For fast and cheap tapas surrounded by locals, El Lechuguita is your place. Nestling on a sidestreet just off Plaza España, this hugely popular joint flings out bite-sized treats for as little as 80 cents, while the more ‘expensive’ tapas will set you back two or three euros. It’s traditional fare – think grilled meats and tortilla – and it’s very small, so arrive early to avoid disappointment.
Don’t leave Ronda without treating yourself to a meal at Meson El Sacristán, one of the town’s stand-out restaurants. Its USP is a gorgeous old wood oven, in which a variety of mouthwatering, locally sourced meat dishes are cooked. Star platos here are the roasted suckling pig, the baby goat chops and the stewed bull’s tail, a Rodeño classic. The restaurant is also famous for its world-class cured jamons and its homemade desserts.
Casa Maria likes to surprise its clients. You don’t order off a menu here: you simply take your table, order the drinks and let the kitchen staff serve you several courses made from whatever was freshest at the market that morning. This ingredient-driven approach to cooking has made Maria’s House extremely popular, so be sure to book in advance. Order the fabulous lemon cheesecake for dessert.
Come early September, Ronda throws itself into its annual Pedro Romero festival. Named after the legendary 18th-century Ronda-born bullfighter who is credited with inventing modern bullfighting, the fair takes over streets and squares in the Mercadillo area, converting them into a giant open-air party. Food and drink stands appear on every corner and ceilings of balloons and paper lanterns provide shade for revellers. The feria culminates with a bullfight in the town’s 18th-century bullring.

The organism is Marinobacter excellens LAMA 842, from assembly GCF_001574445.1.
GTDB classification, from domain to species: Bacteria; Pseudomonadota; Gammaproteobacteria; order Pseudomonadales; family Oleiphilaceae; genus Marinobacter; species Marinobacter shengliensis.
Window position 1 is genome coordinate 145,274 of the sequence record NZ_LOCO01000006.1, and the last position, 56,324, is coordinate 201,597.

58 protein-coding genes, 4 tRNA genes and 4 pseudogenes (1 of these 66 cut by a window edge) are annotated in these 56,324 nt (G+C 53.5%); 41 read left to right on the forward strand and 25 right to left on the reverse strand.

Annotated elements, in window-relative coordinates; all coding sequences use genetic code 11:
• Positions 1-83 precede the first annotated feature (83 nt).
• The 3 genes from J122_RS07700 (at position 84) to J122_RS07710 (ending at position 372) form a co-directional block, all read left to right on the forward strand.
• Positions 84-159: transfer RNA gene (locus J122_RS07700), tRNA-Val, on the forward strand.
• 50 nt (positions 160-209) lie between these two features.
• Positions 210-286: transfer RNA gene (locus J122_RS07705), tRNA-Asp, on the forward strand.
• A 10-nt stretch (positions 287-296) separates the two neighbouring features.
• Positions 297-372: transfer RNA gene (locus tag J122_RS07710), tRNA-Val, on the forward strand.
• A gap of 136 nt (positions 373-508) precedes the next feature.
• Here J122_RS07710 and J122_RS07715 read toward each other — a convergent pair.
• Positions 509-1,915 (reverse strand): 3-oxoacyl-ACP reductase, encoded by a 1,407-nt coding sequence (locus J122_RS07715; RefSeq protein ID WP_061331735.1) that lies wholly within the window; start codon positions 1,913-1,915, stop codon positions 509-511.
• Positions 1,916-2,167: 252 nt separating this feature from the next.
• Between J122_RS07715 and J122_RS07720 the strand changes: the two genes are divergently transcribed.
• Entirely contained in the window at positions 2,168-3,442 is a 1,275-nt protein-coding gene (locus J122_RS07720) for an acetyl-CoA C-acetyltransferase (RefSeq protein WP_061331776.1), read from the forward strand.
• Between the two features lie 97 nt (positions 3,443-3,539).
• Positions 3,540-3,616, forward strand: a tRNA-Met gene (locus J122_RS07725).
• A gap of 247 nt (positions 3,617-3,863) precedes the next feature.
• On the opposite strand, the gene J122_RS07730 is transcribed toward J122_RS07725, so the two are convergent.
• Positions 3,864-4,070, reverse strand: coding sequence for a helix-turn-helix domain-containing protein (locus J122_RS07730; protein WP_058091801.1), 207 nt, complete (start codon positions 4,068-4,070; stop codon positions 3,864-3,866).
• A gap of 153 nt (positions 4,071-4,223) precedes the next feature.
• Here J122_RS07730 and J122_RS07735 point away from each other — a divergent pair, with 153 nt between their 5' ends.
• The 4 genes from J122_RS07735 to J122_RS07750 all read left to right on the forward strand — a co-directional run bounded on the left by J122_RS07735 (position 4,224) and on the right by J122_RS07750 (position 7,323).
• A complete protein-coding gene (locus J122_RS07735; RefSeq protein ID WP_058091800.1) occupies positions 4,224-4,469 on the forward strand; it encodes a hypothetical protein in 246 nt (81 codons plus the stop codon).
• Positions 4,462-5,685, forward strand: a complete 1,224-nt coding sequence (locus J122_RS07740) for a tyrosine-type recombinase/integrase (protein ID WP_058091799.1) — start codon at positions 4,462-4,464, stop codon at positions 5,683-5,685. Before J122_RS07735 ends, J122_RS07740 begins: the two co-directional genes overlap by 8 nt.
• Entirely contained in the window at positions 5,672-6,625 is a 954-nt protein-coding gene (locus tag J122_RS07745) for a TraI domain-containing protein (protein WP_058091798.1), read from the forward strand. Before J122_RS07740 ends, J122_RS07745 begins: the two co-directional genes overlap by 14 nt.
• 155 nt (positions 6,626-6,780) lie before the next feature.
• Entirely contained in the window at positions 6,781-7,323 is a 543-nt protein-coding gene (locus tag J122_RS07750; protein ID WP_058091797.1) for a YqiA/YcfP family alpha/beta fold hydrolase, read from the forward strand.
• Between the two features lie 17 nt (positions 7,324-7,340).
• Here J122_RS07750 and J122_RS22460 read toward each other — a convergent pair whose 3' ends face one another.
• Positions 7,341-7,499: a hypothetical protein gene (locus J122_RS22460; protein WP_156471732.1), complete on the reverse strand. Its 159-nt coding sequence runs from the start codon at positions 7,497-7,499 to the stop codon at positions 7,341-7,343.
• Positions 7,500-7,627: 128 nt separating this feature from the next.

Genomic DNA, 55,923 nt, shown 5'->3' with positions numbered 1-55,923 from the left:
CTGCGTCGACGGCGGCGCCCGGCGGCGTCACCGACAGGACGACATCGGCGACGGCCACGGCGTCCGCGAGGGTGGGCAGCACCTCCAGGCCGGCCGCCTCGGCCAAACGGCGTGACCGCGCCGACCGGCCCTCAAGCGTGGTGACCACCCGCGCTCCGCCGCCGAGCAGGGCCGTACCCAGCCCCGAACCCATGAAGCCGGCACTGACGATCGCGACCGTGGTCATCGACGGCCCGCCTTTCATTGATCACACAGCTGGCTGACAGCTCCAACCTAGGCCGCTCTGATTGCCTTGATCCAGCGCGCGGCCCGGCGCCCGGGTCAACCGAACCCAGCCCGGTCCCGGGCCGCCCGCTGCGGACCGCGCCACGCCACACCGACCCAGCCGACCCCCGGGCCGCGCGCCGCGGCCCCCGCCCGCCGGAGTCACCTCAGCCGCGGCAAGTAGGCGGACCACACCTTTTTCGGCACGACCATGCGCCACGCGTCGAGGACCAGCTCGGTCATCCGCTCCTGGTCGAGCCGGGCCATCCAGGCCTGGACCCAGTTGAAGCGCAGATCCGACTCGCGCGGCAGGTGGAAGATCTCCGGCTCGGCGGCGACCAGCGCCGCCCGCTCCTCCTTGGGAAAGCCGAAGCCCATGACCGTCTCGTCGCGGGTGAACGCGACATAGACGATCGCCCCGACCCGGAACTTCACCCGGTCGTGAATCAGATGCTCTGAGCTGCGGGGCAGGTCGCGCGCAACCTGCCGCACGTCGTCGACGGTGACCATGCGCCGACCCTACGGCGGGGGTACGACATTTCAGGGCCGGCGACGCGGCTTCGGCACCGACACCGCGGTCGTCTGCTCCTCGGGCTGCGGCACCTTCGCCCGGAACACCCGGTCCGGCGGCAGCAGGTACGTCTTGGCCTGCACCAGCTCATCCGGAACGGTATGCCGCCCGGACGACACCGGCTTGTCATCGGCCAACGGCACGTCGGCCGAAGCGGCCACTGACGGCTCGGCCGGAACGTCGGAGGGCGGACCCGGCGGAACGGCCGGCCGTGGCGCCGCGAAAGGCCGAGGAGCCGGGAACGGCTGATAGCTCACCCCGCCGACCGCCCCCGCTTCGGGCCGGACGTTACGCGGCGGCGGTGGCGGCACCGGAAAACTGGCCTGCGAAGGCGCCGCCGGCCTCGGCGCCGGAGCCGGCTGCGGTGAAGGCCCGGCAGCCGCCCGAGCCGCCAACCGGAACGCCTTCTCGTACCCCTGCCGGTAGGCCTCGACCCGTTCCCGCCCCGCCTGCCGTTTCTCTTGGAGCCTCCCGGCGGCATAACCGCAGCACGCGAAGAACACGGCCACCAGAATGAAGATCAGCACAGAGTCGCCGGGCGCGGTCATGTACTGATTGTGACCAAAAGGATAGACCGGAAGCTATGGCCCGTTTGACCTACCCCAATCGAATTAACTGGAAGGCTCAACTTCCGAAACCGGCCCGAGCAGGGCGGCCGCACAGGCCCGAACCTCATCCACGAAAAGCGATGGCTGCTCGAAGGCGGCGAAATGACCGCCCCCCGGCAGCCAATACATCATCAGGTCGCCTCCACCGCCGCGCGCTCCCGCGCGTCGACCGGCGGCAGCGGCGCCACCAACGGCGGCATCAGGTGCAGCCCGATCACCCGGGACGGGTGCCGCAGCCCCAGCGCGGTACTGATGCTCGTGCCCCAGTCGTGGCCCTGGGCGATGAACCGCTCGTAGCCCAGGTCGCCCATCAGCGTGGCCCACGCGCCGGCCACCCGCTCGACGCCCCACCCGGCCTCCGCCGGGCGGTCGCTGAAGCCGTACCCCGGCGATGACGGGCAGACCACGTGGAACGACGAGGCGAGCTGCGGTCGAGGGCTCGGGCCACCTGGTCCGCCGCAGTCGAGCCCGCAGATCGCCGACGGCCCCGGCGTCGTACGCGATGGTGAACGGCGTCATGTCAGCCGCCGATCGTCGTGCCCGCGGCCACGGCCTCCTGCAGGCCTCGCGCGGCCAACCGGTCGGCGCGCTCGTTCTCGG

The “newer” part of Ronda is located on the northern side of El Tajo and is referred to as El Mercadillo (‘the little market’). Abounding in charming whitewashed townhouses, pretty squares and romantic cobbled streets, this part of town richly rewards aimless meandering. Start from Plaza España, perhaps after refreshments at Hotel Don Miguel, and take any street off this central square: within minutes, you’ll be in the heart of the barrio.
The oldest part of Ronda sits on the northern side of the gorge and is simply called La Ciudad (‘the town’). Its tightly packed sugar cube houses and narrow lanes mostly date from the city’s time under Moorish dominion, which lasted from the 8th to the late 15th centuries. La Ciudad is home to many notable buildings, including the Mondragón Palace and House of the Moorish King, and the most hauntingly beautiful spots in the city. You can also walk to the bottom of El Tajo via a path that starts at Plaza Maria Auxiliodora.